The information in this book shows that the rules of the game have changed. Substance abusers now can take charge of their own recovery in effective and efficient ways, and practitioners can find low-cost housing options for their clients with substance abuse problems. As a part of your professional/teaching collection, Creating Communities for Addiction Recovery can help you or your students take understand and make effective use of this rapidly evolving paradigm of community-based recovery.
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Product Details

Table of Contents

  • Preface
  • PART 1: THE COLLABORATIVE PROCESS
  • Chapter 1. Cultivating and Maintaining Effective Action Research Partnerships: The DePaul and Oxford House Collaborative (Margaret I. Davis, Bradley D. Olson, Leonard A. Jason, Josefina Alvarez, and Joseph R. Ferrari)
  • Chapter 2. Attitudes of Community Members as a Function of Participatory Research with Oxford Houses (Leonard A. Jason, Margaret I. Davis, Bradley D. Olson, Joseph R. Ferrari, and Josefina Alvarez)
  • PART 2: RESIDENCE FOR RECOVERY
  • Chapter 3. Creating a Home to Promote Recovery: The Physical Environments of Oxford House (Joseph R. Ferrari, Leonard A. Jason, Kelly C. Sasser, Margaret I. Davis, and Bradley D. Olson)
  • Chapter 4. "This Is My Neighborhood": Comparing United States and Australian Oxford House Neighborhoods (Joseph R. Ferrari, Leonard A. Jason, Ron Blake, Margaret I. Davis, and Bradley D. Olson)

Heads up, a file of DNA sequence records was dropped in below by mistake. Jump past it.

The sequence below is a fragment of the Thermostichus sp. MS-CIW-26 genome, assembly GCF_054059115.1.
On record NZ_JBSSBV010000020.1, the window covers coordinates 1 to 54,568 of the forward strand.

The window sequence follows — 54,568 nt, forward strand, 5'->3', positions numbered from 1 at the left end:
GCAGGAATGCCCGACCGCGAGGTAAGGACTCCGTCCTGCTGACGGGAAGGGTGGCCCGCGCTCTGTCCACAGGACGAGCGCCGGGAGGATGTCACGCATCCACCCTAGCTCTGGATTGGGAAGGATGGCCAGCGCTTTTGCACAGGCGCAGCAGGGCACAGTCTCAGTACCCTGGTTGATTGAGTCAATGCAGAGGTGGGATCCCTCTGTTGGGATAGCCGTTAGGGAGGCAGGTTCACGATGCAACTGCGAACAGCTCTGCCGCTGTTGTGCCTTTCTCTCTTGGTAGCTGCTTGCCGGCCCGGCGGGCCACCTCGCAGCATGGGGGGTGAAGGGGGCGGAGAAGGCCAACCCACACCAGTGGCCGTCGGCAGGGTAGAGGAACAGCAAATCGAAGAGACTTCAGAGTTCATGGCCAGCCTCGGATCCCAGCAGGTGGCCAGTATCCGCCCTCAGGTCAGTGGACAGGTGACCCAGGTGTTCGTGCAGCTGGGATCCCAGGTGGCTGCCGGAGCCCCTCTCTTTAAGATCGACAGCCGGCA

• Chapter 5. The Influence of Policy on the Differential Expansion of Male and Female Self-Run Recovery Settings (Jordan M. Braciszewski, Bradley D. Olson, Leonard A. Jason, and Joseph R. Ferrari)
  • Chapter 6. Economic Costs of Oxford House Inpatient Treatment and Incarceration: A Preliminary Report (Bradley D. Olson, Judah J. Viola, Leonard A. Jason, Margaret I. Davis, Joseph R. Ferrari, and Olga Rabin-Belyaev)
  • PART 3: RESIDENTS IN RECOVERY
  • Chapter 7. Stress and Coping: The Roles of Ethnicity and Gender in Substance Abuse Recovery (Justin T. Brown, Margaret I. Davis, Leonard A. Jason, and Joseph R. Ferrari)
  • Chapter 8. Structural Social Support: Impact on Adult Substance Use and Recovery Attempts (Kerri L. Kim, Margaret I. Davis, Leonard A. Jason, and Joseph R. Ferrari)
  • Chapter 9. Medical Care of Individuals Residing in Substance Abuse Recovery Homes: An Analysis of Need and Utilization (Julie E. Ponitz, Bradley D. Olson, Leonard A. Jason, Margaret I. Davis, and Joseph R. Ferrari)
  • Chapter 10: African American Oxford House Residents: Sources of Abstinent Social Networks (Andrea M. Flynn, Josefina Alvarez, Leonard A. Jason, Bradley D. Olson, Joseph R. Ferrari, and Margaret I. Davis)
  • Chapter 11. Children, Women, and Substance Abuse: A Look at Recovery in a Communal Setting (Lucía d’Arlach, Bradley D. Olson, Leonard A. Jason, and Joseph R. Ferrari)
  • Chapter 12. Women Leadership in Oxford House: Examining Their Strengths and Challenges (Margaret I. Davis, Marta M. Dziekan, Elizabeth V. Horin, Leonard A. Jason, Joseph R. Ferrari, and Bradley D. Olson)
  • Index
  • Reference Notes Included